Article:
Hurricane season is just getting underway, and new storms are stirring in the Atlantic. Our prayers go out to our ministry partners in Haiti, that there won’t be a repeat of last year’s devastating floods, which destroyed houses and roads, claimed hundreds of lives, and caused a massive humanitarian crisis. Although hurricane season officially started in June, the worst storms typically arrive in late August and can continue into November.
There was some good news earlier this week, when Tropical Storm Ana was downgraded to a tropical depression as it swept harmlessly across Hispaniola (the island Haiti shares with the Dominican Republic). But there’s growing concern about a second storm currently heading toward Bermuda, and we’re waiting to see what happens.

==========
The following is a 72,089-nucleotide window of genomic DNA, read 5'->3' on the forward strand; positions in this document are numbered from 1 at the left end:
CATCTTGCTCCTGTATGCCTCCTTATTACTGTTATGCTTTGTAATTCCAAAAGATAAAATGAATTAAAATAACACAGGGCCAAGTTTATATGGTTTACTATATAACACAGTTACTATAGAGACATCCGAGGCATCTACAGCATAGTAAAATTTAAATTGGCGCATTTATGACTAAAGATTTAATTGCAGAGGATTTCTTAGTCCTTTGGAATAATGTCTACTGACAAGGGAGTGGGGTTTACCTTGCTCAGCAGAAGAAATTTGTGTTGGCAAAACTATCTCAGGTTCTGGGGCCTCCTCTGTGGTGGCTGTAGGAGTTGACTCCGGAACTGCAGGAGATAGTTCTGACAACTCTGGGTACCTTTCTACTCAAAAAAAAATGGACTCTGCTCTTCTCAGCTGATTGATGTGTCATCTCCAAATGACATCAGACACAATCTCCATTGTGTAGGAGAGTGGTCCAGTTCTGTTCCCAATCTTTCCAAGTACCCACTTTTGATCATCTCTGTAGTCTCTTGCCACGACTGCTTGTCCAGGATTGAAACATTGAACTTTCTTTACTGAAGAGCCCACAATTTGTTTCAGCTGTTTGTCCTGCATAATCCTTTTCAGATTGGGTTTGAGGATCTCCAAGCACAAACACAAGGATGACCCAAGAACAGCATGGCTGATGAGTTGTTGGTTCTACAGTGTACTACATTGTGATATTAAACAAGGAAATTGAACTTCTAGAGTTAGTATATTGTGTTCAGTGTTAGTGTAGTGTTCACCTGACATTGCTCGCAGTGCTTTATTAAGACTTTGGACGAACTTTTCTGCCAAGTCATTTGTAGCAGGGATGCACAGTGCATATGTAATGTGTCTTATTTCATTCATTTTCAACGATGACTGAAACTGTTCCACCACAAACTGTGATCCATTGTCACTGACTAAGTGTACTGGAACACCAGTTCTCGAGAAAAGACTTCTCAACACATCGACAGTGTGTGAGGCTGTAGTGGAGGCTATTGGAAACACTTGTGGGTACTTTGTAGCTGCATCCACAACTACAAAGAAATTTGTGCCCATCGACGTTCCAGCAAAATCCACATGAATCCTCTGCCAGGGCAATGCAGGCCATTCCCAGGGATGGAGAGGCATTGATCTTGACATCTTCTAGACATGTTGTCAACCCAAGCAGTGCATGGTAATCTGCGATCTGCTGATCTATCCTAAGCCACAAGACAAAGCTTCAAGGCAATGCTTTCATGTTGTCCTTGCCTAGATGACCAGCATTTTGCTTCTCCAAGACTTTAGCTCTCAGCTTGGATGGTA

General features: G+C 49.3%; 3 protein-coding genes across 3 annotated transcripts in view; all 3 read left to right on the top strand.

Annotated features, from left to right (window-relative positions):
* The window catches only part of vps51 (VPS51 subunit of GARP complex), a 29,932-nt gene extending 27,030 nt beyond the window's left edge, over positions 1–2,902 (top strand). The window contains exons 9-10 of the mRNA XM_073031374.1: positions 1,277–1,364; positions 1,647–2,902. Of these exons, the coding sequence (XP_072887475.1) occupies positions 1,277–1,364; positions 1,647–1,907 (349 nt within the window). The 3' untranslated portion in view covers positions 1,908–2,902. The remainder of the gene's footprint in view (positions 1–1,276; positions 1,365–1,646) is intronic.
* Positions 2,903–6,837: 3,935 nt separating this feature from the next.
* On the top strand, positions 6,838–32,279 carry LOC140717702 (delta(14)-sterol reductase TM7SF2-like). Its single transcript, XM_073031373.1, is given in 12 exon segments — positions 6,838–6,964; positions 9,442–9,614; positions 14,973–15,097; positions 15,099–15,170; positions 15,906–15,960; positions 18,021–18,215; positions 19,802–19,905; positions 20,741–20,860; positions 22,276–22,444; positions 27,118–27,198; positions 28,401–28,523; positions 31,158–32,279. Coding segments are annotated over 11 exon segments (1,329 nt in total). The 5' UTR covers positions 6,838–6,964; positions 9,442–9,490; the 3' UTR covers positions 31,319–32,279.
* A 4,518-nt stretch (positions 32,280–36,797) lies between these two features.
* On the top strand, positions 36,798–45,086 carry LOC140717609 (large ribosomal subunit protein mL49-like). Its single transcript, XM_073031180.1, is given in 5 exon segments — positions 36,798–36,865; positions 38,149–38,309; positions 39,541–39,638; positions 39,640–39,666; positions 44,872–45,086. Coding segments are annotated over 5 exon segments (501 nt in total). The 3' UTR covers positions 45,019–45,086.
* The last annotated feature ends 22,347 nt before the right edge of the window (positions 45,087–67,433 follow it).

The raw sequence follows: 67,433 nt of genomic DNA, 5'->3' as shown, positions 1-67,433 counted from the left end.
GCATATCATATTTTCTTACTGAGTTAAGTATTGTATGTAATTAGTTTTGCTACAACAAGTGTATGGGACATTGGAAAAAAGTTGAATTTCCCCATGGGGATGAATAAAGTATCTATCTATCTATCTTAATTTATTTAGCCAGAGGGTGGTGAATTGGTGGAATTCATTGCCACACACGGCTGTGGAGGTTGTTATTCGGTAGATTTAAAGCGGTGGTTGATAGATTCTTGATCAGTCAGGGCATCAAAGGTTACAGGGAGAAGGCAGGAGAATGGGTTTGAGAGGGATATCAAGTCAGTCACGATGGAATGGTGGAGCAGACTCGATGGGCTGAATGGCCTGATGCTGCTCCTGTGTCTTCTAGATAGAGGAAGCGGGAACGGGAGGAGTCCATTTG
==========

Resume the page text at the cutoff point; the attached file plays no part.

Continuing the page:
On Wednesday, Hurricane Bill intensified to a Category 4 storm, with winds near 135 mph. Forecasters feared it might grow even stronger as it carved out a west-northwest course that was expected to send rip currents along the U.S. coast. At this point, it’s not known whether the storm will even make landfall. We’re hoping it won’t.
You might recall our urgent appeal last year on behalf of Haitian flood refugees. We did everything we could to transport food and supplies as quickly as possible to areas of the country most affected by the storms. People were stranded with no food or water, and we simply could not wait for the waters to subside.
The reason Haiti is so vulnerable to flooding is that so many trees have been chopped down over the years. More than 98% of the forests are gone, and the topsoil has washed away, leaving nothing but a bare, rocky landscape that doesn’t absorb rainfall. Poor families use the wood for charcoal, but they don’t understand the environmental impact.
Reforestation is just one of many changes needed in Haiti, which has been called the poorest country the Western Hemisphere. We know we can’t solve all their problems in a day, but we do have some fantastic projects that are making a real difference in people’s lives.